Children of Earth Day
St. Croix Falls is a beautiful place. It has a long, interesting history, diverse natural resources, and a strong community. The city’s Bench Project helped a group of students appreciate that the place they call home isn’t special by accident.
Seeing their town with fresh eyes was the emphasis for the group of nine students, ranging from third to sixth graders, during an immersive two-week summer school course. They explored the St. Croix River, the people who worked to protect it, and the things that make it unique. Then they created a piece of art that expresses their appreciation – and will for generations to come.
The students toured Franconia Sculpture Park, hiked part of the Ice Age National Scenic Trail, visited with National Park Service rangers, and after every activity, responded with art, writing and poetry.
The class was led by Amy Klein, a teacher and then-member of the city’s Parks and Recreation Committee.
Honoring a local conservation leader
“We were gathering up of ideas, and every experience built on other experiences. We talked a lot about Gaylord Nelson, what he meant, all that he contributed to preserving the St Croix,” Klein said.
It was no coincidence that Nelson, former U.S. Senator and governor of Wisconsin, and considered the “Father of Earth Day,” was on their minds. As the students worked on the bench, the city was developing a new walking trail along the river to honor Nelson, who was born and raised in nearby Clear Lake and championed the 1968 Wild & Scenic Rivers Act, which protected the St. Croix.
Ultimately, the bench would be placed along the Gaylord Nelson Riverwalk, and the dedication ceremony was attended by his daughter, Tia.
After a full first week of exploring the area, the students spent the second week honing down a central idea for the project. The group agreed that they wanted the bench to reflect “the importance of keeping the natural environment intact, the past of the natural environment, the hope for its future and the great beauty of St. Croix Falls.”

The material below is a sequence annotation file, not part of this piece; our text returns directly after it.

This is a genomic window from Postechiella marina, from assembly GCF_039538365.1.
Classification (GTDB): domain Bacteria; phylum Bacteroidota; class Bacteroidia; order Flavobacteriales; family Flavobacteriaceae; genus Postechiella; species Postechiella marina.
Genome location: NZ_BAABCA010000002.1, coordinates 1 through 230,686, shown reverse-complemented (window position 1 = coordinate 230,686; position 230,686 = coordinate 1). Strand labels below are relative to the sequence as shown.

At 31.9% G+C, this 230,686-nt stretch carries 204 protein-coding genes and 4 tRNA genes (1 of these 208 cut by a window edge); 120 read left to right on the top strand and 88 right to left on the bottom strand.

Ancient rock, ancient art
When it came time to build the bench, they used big granite slabs donated by Franconia Sculpture Park. To figure out how to arrange the slabs, two groups working independently arranged smaller stones, and came up with strikingly similar designs: two stones flanking one in the middle, which represented the river and bluffs. The students also thought the bench should be circular so people could enjoy the views from several perspectives. Together, the rocks form the shape of a butterfly, a common sight during their explorations along the river.
To adorn the bench with natural images representing their shared beliefs, the students turned to local artist Jim Shoop, a bronze sculptor.
“What’s unique about casting with bronze is it’s an ancient process, going back thousands of years,” says Shoop, who learned the art while working at his family’s foundry in Osceola. “It also is timeless, especially outdoors, and hopefully the kids will be able to bring their kids to see it.”
The students spent a day in Shoop’s studio, working with him and his wife, Kim Murphy. Each student created a clay sculpture, which became a mold and was cast in bronze. The sculptures included everything from eagles to fish, and Murphy helped the kids figure out where to place the pieces on the bench.
“We didn’t want to have it sticking out in the wrong place, that wouldn’t be very comfortable,” says Murphy. “We took the kids down there and talked about where to place them, like putting fish on the lower part, like they’re floating in a stream.”
The bench was dedicated in September 2006, at the same time as the new Gaylord Nelson Riverwalk and headquarters for the Saint Croix National Scenic Riverway. Not only was Nelson’s daughter there, but Senator, Vice President and St. Croix River champions Walter Mondale and his wife Joan also attended.
Shoop and Murphy and their family visit the bench often. They live nearby and frequently ride their bikes down to enjoy the view, or have lunch. Klein works in the Osceola schools now, where she is involved in a new Bench Project. She too still enjoys the bench, especially on a sunny day.
“What I love about the bench is the view of the river,” Klein says. “It’s a great place to sit in the breeze and you can imagine what has happened over the years. The granite slabs feel great because they gather up heat.”